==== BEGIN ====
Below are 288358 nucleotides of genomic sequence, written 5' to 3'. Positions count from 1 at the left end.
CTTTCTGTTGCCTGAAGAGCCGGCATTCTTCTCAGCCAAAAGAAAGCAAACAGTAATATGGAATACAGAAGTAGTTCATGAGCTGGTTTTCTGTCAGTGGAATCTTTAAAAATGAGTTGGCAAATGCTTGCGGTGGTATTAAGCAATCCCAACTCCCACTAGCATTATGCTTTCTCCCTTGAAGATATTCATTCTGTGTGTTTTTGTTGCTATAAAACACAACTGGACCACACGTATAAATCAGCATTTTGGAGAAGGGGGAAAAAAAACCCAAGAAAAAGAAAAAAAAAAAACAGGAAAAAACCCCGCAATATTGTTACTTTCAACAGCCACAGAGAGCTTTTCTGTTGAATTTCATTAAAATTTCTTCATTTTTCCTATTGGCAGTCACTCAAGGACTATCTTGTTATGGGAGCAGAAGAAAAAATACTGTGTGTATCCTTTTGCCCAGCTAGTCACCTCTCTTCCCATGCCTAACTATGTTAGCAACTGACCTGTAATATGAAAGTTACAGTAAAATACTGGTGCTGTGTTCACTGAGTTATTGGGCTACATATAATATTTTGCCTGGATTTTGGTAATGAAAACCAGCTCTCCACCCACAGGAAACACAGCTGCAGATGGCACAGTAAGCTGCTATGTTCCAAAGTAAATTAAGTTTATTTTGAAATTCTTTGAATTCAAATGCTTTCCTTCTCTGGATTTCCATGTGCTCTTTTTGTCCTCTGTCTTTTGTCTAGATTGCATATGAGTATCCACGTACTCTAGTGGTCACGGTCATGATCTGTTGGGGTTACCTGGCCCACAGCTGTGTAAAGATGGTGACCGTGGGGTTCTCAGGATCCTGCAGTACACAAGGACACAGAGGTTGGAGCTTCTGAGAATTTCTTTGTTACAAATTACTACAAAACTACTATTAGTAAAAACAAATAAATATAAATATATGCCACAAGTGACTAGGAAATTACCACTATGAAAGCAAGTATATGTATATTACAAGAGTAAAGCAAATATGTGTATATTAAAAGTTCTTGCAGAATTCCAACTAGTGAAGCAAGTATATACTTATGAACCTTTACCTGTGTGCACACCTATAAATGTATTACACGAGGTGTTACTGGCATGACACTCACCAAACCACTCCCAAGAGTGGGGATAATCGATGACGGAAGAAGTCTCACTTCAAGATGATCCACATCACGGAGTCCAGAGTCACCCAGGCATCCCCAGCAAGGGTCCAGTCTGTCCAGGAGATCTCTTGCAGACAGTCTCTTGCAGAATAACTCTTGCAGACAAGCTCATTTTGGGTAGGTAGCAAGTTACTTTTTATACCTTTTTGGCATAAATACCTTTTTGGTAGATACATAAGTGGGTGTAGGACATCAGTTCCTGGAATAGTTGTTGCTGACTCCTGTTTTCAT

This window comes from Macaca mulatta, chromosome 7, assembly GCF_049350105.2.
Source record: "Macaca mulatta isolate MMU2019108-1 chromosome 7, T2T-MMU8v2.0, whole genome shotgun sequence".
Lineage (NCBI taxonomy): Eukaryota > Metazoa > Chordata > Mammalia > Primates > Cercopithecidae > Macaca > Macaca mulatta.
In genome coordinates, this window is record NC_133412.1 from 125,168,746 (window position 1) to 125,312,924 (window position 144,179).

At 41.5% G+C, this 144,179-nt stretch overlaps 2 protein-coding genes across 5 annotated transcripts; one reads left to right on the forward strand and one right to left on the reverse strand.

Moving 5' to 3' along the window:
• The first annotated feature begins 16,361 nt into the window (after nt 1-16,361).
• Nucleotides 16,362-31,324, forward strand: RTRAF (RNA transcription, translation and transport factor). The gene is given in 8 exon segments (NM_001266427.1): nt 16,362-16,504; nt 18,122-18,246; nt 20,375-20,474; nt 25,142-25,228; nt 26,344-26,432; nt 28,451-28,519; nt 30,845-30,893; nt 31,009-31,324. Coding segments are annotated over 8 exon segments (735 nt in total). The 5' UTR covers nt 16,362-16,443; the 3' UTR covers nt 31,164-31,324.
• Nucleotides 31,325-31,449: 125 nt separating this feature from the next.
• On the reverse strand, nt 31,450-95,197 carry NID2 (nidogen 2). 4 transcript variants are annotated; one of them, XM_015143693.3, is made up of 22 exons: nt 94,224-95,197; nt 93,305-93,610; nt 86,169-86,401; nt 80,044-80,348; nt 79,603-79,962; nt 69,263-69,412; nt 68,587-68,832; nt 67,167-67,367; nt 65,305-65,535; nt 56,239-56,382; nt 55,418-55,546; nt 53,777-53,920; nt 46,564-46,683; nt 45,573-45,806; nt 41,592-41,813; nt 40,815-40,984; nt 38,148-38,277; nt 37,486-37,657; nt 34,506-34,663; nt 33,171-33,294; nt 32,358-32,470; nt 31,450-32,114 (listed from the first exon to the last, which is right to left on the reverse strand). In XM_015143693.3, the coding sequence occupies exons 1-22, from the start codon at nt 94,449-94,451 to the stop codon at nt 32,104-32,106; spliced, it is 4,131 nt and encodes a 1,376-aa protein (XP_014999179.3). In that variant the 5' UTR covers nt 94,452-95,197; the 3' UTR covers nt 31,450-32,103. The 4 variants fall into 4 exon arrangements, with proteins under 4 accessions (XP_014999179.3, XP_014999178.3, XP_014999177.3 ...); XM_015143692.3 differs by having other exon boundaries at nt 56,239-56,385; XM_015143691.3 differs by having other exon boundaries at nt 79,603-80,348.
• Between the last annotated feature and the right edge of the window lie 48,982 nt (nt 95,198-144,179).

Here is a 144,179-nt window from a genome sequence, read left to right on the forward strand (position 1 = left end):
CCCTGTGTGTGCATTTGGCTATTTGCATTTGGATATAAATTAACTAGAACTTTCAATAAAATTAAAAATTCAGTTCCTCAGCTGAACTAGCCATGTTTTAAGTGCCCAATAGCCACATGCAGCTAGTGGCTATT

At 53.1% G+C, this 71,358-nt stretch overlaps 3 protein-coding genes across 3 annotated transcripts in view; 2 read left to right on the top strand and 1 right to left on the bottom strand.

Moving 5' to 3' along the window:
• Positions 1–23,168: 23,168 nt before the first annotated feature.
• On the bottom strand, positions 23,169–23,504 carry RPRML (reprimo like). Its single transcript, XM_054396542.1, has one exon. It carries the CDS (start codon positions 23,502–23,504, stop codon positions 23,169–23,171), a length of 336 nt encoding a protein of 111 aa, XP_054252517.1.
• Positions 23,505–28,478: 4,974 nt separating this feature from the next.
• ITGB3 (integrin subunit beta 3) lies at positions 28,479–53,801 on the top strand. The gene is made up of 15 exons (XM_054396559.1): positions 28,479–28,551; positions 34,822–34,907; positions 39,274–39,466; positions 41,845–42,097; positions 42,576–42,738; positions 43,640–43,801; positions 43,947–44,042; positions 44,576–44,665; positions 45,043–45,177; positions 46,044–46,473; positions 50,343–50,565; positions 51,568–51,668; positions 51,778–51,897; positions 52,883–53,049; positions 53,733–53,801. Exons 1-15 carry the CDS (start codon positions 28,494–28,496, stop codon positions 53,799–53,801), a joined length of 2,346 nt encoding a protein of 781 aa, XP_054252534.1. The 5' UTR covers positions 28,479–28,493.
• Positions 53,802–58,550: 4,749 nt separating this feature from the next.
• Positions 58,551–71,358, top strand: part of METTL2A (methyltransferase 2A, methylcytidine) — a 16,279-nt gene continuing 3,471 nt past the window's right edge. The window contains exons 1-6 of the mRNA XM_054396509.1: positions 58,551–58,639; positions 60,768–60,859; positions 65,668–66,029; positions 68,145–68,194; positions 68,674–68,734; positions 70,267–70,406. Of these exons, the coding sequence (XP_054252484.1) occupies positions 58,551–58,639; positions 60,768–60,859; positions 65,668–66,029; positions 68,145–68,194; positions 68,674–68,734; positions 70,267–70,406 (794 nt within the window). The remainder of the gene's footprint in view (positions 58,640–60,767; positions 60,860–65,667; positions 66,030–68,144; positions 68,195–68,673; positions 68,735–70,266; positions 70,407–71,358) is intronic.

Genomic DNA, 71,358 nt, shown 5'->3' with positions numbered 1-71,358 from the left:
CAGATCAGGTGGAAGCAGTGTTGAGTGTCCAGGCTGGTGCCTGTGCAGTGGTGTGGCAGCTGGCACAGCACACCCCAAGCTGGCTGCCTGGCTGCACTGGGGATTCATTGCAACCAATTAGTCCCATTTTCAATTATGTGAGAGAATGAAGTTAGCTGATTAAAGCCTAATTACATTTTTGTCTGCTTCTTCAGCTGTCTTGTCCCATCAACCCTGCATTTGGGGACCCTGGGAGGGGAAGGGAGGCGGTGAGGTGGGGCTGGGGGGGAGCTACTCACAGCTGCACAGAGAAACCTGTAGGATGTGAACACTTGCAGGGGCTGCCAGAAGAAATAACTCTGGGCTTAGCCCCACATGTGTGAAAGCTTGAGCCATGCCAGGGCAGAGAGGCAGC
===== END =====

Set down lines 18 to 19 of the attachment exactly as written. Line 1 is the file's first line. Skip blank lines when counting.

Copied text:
• Positions 1–23,168: 23,168 nt before the first annotated feature.
• On the bottom strand, positions 23,169–23,504 carry RPRML (reprimo like). Its single transcript, XM_054396542.1, has one exon. It carries the CDS (start codon positions 23,502–23,504, stop codon positions 23,169–23,171), a length of 336 nt encoding a protein of 111 aa, XP_054252517.1.